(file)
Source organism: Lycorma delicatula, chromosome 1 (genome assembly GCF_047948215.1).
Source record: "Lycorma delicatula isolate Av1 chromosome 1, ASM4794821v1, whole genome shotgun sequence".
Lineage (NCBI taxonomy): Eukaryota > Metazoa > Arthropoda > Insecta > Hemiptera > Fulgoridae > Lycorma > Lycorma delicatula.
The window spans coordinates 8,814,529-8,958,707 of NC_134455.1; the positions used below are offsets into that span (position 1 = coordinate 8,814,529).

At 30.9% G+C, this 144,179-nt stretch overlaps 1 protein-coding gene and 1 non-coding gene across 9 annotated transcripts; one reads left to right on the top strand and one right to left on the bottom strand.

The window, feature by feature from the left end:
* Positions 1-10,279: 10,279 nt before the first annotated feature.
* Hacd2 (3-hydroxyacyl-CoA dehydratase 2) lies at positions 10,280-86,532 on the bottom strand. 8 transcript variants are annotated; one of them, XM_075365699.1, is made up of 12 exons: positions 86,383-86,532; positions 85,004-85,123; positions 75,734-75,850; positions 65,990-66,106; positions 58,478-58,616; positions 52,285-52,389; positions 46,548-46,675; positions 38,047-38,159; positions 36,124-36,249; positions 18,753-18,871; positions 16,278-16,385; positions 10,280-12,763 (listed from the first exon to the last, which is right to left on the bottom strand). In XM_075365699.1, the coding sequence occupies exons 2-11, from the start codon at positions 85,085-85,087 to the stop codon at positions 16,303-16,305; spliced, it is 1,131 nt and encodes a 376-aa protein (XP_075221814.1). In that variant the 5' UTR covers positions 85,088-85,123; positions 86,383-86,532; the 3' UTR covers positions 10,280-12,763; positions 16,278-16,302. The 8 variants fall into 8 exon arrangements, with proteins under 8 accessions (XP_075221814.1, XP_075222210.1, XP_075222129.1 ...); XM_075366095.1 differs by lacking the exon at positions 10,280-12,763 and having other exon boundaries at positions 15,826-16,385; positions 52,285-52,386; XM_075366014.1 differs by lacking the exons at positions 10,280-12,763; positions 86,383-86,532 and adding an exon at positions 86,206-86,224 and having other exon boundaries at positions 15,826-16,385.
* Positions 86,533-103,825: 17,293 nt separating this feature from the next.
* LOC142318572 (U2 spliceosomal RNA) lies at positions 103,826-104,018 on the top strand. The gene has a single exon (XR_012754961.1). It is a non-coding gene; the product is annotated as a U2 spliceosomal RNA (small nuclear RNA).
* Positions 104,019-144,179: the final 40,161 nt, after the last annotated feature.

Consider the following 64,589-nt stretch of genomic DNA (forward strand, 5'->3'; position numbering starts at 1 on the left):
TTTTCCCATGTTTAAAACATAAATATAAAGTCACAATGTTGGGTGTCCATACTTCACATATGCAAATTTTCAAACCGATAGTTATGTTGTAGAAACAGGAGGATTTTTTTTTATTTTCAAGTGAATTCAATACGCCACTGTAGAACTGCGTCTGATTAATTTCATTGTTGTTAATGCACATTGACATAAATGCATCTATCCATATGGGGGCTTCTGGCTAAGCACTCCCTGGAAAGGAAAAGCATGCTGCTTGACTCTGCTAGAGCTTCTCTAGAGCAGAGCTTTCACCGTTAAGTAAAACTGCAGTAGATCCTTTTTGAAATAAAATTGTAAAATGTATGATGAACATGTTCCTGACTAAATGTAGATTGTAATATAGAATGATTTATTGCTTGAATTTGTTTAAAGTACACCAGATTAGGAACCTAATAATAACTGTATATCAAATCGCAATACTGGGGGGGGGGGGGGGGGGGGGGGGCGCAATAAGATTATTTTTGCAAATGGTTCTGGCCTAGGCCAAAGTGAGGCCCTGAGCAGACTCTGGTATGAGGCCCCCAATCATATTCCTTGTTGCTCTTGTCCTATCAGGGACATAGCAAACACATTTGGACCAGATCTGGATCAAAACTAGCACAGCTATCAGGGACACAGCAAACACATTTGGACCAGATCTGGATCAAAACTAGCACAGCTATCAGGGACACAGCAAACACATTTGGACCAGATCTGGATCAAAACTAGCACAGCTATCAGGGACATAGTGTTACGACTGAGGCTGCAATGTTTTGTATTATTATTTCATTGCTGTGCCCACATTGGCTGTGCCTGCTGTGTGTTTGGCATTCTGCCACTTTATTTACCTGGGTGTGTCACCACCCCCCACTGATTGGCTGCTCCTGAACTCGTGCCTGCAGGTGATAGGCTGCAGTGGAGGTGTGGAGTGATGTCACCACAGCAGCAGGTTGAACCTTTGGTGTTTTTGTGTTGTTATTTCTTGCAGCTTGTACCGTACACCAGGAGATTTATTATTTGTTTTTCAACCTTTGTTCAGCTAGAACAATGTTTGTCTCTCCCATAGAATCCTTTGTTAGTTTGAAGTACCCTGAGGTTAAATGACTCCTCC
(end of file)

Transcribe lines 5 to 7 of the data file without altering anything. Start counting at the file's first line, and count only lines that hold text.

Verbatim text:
At 30.9% G+C, this 144,179-nt stretch overlaps 1 protein-coding gene and 1 non-coding gene across 9 annotated transcripts; one reads left to right on the top strand and one right to left on the bottom strand.

The window, feature by feature from the left end:
* Positions 1-10,279: 10,279 nt before the first annotated feature.